Archive for May, 2014

Kansas Criminal Defense Attorney Explains Your Guide to Probation in Kansas

Friday, May 30th, 2014

Whether you have never been charged with a crime before, or you have recently been charged with a criminal offense, it is possible that you have an idea in your mind of what probation is all about. Many people are aware that being on probation includes not being incarcerated, but some people do not know much more about it than that. Perhaps even more importantly, some people who are facing criminal charges may not fully understand what probation is, and how it could affect their life if it is offered to them as an option and they choose to accept it.

The first and most important thing that people should know about probation is that it is not something which is offered to in lieu of jail time. Each defendant who has been convicted of a crime receives a jail sentence. Some people who have been convicted of crimes, particularly less serious offenses, are given an opportunity to continue living in the community if they abide by certain conditions for a specified period of time, which is referred to as the term of their probation.

While a person is on probation, their jail sentence is placed on hold until one of two events occurs. If a probationer violates one or more conditions of their probation, a judge may send them to jail to serve the original sentence that was ordered when they were convicted of the crime that they committed. Depending upon the nature and extent of the violation, the judge does have the option of sending them to jail for part of the original sentence, or to place them back on probation. For example, a missed appointment with a probation officer is likely to be considered in context with the probationer’s other behaviors. If it was a one-time occurrence, and all other conditions are routinely complied with, then it may be overlooked. If, however, the probationer misses other appointments, fails drug tests, and loses their job, then the sentence is likely to be imposed. If a probationer successfully completes the term of his or her probation, a judge may excuse them from serving their jail sentence.

Probation orders vary as far as what they require of the people to whom they apply. A typical probation order may include requirements to refrain from certain types of activities, or to refrain from interacting with certain people or going to certain places. Participation in rehabilitative programs like counseling, substance abuse treatment, or anger management may also be part of a probation order. Drug and alcohol testing are common probation requirements, as are regular check-ins with a probation officer. If the court deems it feasible for a person to hold a job, employment may be required as a condition of probation. Community service work may also be required. Probationers may be required to pay fines, child support, restitution, or other fees as conditions of their probation. Some probationers may be required to live in a specific type of housing, or to permit random inspections of their living quarters.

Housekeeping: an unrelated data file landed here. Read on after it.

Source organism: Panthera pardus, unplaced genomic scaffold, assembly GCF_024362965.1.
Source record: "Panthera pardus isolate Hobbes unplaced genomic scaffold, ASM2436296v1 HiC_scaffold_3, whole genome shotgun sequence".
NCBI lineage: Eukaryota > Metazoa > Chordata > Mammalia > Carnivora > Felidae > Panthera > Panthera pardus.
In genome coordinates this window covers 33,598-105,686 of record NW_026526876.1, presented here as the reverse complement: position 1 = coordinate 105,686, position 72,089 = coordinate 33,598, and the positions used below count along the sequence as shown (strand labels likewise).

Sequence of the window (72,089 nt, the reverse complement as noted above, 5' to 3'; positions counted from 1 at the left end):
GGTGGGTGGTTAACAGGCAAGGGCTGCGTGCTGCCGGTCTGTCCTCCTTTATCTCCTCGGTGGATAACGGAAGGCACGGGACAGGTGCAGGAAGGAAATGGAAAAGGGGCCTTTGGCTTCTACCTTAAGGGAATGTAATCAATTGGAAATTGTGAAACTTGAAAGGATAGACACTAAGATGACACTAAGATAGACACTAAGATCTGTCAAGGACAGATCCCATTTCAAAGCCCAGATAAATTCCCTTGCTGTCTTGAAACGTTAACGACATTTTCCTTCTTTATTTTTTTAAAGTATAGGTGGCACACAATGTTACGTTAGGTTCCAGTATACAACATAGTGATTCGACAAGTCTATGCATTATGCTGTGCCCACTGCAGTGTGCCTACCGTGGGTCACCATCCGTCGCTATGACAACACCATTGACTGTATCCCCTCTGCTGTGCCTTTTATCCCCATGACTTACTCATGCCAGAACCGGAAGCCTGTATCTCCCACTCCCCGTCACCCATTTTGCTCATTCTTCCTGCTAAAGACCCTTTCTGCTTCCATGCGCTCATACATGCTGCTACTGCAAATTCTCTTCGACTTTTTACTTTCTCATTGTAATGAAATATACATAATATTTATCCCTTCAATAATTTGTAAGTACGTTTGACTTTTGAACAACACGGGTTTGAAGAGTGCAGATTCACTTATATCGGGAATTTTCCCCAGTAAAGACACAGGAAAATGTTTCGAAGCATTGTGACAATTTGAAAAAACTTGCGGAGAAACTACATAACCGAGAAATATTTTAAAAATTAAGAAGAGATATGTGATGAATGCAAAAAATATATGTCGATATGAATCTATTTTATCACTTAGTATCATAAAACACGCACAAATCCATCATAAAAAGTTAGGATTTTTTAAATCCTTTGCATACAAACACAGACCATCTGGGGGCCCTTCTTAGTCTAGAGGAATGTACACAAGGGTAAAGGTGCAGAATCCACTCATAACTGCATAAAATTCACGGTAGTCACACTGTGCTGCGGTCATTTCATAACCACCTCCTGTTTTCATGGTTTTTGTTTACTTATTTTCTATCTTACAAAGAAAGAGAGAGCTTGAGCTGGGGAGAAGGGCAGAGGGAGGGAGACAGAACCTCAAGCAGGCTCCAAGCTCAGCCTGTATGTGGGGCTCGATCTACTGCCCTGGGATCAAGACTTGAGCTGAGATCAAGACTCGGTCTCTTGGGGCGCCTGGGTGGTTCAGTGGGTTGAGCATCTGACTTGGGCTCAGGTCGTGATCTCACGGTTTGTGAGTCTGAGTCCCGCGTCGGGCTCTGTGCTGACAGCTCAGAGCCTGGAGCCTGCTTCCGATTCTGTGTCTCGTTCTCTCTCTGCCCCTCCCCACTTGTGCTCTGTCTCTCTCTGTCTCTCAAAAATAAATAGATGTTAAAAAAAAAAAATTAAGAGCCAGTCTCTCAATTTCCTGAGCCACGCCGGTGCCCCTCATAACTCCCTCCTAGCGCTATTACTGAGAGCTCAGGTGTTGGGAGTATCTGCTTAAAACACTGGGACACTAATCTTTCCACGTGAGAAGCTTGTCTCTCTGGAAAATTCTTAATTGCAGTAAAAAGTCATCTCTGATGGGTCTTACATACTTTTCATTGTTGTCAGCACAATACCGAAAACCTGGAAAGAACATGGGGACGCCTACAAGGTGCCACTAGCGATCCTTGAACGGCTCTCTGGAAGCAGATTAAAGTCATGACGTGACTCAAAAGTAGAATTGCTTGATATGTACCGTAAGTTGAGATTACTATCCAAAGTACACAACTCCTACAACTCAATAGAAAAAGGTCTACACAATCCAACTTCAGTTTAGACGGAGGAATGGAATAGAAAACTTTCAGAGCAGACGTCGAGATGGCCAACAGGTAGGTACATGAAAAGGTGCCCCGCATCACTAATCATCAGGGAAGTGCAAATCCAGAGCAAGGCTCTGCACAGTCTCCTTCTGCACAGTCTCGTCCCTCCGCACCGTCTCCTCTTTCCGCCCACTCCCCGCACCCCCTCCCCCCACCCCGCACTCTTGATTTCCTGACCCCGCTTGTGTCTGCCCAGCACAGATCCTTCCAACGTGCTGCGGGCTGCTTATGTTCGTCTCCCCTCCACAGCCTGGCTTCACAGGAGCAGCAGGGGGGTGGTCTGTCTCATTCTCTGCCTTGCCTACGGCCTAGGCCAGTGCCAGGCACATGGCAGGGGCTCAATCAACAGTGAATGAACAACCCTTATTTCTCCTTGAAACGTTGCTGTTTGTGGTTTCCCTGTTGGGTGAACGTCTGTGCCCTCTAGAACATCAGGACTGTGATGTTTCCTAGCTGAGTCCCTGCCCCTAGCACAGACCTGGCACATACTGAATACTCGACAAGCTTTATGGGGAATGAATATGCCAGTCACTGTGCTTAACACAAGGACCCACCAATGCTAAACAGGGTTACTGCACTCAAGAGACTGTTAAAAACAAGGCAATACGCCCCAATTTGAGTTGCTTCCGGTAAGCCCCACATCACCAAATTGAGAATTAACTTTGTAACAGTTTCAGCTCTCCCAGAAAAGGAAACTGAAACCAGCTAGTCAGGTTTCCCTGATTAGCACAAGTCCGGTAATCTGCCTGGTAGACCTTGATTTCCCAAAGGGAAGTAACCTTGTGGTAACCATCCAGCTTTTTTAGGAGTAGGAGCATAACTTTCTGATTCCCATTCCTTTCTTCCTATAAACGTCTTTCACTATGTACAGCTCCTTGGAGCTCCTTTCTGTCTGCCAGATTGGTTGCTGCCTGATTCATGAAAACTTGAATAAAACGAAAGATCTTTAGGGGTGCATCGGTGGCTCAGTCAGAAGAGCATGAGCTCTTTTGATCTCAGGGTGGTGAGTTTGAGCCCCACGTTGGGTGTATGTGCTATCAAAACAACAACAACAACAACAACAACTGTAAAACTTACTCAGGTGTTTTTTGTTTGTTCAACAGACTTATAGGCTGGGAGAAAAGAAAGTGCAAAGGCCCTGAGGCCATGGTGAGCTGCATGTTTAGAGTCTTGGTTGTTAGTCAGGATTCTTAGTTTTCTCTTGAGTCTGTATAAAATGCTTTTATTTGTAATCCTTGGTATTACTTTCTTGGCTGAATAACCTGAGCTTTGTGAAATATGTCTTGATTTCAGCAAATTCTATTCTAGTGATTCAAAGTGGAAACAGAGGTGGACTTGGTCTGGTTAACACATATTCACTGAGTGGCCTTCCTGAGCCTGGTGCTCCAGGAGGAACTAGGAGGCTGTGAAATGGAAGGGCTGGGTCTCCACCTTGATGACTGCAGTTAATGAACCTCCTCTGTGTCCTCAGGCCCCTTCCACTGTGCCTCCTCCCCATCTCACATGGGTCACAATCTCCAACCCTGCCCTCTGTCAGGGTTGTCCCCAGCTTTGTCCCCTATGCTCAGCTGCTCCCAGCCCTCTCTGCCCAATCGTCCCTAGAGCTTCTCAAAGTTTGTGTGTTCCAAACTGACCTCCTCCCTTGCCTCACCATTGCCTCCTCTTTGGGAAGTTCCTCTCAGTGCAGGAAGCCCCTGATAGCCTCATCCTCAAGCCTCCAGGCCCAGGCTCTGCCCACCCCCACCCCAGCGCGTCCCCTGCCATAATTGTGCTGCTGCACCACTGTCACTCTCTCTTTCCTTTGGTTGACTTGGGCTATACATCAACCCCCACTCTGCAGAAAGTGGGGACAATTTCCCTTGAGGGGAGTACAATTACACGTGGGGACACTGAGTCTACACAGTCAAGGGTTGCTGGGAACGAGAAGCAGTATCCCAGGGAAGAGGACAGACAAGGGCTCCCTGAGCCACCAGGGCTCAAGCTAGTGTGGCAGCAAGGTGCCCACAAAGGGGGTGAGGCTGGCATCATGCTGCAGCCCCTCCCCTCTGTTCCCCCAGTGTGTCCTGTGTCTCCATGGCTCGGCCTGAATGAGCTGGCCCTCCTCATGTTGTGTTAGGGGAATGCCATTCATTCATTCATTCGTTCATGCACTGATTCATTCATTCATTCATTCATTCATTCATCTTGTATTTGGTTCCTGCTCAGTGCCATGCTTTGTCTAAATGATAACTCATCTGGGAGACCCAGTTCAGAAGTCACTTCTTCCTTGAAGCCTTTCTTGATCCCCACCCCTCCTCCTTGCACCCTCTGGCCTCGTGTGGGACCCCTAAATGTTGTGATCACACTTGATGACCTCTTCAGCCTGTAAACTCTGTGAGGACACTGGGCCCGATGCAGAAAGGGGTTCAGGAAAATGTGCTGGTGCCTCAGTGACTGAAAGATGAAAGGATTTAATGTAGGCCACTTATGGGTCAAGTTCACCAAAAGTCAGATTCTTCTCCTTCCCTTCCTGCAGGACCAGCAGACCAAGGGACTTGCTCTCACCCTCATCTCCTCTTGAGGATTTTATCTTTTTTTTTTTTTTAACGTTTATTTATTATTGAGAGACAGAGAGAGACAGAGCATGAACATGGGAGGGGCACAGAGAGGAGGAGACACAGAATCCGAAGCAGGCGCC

If you have been accused of violating the conditions of your probation, your freedom is at stake. It is essential that you seek the assistance of a skilled Kansas Criminal Defense Attorney, who can help you to present your best possible case to the court. If you have successfully completed your probation and you want to know whether you could possibly qualify for expungement of your criminal record, a Kansas Criminal Defense Attorney can help you with your questions on that topic. To learn more about how a Kansas criminal defense attorney can help you with any questions that you may have regarding probation, please call our Wichita office today at (316) 264-1548.

Kansas Personal Injury Attorney: Three Kansas Bus Accidents Happen Within Two Days

Friday, May 16th, 2014

On weekdays, parents throughout Kansas entrust school bus drivers with the task of transporting their children to and from school safely. On certain days, some children spend additional time on buses when they go on field trips, or to sporting events and other school-related activities. Most of the time, school bus rides are uneventful. Unfortunately, school buses and charter buses which carry students to school activities are sometimes involved in accidents.

This May, three separate accidents involving buses occurred within a span of two days. The first incident occurred on Thursday, May 8, 2014, south of Topeka. A car crashed into the back of a stopped school bus. Fortunately, no injuries resulted from that crash. The next morning, in Smithville, a school bus went off of the road as the driver of the bus swerved to avoid hitting a car which was in the bus’s lane. Unfortunately, seven students sustained minor injuries as a result of the crash. Later that morning, in Kansas City, a charter bus was taking children to a performance when it struck a power pole. The accident appears to have been caused by a medical condition which caused the driver to swerve onto the curb. Fortunately, none of the passengers in the bus were injured, and they were taken to the performance by another bus.

If you are a parent, these three bus accidents may have you wondering just exactly how safe school buses are. The National Highway Transportation Safety Administration has researched this issue, and has found that school buses are, in fact, the safest way for kids to get to and from school. Their research suggests that children who take the bus to school are seven times safer than those who ride in other vehicles driven by parents, family, or friends.